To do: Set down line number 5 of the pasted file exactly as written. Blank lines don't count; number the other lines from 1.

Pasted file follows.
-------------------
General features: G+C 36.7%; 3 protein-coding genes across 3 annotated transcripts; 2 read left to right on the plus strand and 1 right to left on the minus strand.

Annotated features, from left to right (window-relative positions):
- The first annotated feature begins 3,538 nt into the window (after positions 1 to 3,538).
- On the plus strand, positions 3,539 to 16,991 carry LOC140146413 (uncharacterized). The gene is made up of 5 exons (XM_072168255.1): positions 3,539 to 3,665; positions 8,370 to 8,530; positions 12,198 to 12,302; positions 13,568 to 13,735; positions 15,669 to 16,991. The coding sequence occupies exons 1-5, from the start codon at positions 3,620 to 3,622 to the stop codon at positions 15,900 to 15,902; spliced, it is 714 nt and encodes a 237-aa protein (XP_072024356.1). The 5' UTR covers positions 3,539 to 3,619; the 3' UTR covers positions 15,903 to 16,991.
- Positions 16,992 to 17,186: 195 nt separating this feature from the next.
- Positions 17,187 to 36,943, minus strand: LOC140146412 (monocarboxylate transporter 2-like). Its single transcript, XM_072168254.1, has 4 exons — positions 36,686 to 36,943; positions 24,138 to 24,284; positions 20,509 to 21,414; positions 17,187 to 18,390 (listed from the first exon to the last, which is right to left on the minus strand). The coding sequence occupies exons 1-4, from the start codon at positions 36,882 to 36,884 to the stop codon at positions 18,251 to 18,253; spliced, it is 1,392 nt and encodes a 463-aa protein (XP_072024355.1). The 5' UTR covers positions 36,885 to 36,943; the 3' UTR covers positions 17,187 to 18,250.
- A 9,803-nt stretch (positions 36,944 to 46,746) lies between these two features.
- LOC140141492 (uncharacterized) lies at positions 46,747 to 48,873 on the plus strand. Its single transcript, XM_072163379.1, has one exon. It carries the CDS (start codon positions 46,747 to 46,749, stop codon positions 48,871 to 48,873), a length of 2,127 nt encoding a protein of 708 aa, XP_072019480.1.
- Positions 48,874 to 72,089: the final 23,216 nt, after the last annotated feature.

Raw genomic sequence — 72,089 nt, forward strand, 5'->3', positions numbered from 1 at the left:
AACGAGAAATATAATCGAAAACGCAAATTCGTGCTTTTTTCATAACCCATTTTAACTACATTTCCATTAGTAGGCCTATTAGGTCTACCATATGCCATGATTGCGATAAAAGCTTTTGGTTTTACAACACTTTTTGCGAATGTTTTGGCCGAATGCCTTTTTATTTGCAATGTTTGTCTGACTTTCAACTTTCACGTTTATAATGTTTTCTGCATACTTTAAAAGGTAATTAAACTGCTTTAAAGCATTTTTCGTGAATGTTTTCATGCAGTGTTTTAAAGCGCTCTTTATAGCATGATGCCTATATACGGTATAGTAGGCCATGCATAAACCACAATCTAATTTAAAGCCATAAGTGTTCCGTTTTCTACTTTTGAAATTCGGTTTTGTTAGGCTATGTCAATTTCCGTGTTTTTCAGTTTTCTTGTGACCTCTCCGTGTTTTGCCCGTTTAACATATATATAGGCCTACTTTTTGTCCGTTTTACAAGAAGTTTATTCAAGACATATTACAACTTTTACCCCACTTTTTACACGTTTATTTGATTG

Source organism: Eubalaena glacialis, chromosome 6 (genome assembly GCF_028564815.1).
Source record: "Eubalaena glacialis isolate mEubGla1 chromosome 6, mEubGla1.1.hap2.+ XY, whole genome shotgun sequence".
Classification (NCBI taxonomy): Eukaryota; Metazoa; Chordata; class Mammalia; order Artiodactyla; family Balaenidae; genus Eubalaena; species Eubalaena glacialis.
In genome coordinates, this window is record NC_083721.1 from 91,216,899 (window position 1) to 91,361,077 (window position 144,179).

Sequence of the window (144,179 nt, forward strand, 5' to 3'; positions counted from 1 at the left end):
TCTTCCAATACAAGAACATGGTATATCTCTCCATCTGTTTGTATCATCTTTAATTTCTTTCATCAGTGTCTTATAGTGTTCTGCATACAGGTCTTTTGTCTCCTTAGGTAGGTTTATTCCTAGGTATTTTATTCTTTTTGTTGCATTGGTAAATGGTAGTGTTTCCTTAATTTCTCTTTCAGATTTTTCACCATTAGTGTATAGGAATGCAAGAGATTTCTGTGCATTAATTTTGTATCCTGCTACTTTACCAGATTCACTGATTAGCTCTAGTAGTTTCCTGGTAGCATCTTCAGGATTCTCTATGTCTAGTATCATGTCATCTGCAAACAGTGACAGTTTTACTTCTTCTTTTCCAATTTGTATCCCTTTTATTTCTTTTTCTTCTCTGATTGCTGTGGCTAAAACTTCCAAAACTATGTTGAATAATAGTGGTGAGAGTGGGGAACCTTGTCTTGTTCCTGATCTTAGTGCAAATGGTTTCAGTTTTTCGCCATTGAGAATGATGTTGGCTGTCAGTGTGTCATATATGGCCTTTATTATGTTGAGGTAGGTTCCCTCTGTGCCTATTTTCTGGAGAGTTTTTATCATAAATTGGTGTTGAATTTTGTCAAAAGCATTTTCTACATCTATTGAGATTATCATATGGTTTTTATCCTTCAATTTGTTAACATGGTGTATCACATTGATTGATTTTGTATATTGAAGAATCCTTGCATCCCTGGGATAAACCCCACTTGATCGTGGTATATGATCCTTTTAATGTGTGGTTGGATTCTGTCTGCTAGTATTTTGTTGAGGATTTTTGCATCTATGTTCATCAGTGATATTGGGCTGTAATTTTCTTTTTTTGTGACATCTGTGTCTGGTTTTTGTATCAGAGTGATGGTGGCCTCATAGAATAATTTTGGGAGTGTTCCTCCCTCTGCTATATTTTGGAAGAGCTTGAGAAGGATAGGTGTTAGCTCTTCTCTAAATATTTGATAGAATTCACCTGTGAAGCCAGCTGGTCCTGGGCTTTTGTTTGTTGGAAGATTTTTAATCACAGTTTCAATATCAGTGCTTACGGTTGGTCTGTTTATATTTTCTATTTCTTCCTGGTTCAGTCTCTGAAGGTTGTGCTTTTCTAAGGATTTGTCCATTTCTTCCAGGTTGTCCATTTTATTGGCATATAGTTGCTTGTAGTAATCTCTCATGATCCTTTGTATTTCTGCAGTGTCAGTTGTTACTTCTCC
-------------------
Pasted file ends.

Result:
- Positions 16,992 to 17,186: 195 nt separating this feature from the next.